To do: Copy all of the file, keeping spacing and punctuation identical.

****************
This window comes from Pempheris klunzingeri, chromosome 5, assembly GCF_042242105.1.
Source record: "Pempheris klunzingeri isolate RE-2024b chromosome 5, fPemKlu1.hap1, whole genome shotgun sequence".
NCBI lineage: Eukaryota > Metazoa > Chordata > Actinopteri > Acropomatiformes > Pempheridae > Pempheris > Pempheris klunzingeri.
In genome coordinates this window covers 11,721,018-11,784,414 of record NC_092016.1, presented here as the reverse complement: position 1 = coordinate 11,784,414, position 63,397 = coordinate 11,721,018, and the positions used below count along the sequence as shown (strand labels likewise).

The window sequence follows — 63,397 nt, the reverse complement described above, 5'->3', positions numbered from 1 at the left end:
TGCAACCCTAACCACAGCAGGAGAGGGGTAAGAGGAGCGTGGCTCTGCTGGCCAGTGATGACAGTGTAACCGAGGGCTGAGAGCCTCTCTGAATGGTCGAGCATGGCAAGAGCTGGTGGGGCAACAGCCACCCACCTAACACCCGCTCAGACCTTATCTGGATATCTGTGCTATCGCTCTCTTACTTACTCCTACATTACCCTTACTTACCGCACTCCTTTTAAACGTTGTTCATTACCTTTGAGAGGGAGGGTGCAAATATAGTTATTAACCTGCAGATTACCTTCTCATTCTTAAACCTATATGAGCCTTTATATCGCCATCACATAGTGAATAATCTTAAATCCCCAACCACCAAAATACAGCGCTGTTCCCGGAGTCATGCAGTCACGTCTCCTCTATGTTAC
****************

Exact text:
This window comes from Pempheris klunzingeri, chromosome 5, assembly GCF_042242105.1.
Source record: "Pempheris klunzingeri isolate RE-2024b chromosome 5, fPemKlu1.hap1, whole genome shotgun sequence".
NCBI lineage: Eukaryota > Metazoa > Chordata > Actinopteri > Acropomatiformes > Pempheridae > Pempheris > Pempheris klunzingeri.
In genome coordinates this window covers 11,721,018-11,784,414 of record NC_092016.1, presented here as the reverse complement: position 1 = coordinate 11,784,414, position 63,397 = coordinate 11,721,018, and the positions used below count along the sequence as shown (strand labels likewise).

The window sequence follows — 63,397 nt, the reverse complement described above, 5'->3', positions numbered from 1 at the left end:
TGCAACCCTAACCACAGCAGGAGAGGGGTAAGAGGAGCGTGGCTCTGCTGGCCAGTGATGACAGTGTAACCGAGGGCTGAGAGCCTCTCTGAATGGTCGAGCATGGCAAGAGCTGGTGGGGCAACAGCCACCCACCTAACACCCGCTCAGACCTTATCTGGATATCTGTGCTATCGCTCTCTTACTTACTCCTACATTACCCTTACTTACCGCACTCCTTTTAAACGTTGTTCATTACCTTTGAGAGGGAGGGTGCAAATATAGTTATTAACCTGCAGATTACCTTCTCATTCTTAAACCTATATGAGCCTTTATATCGCCATCACATAGTGAATAATCTTAAATCCCCAACCACCAAAATACAGCGCTGTTCCCGGAGTCATGCAGTCACGTCTCCTCTATGTTAC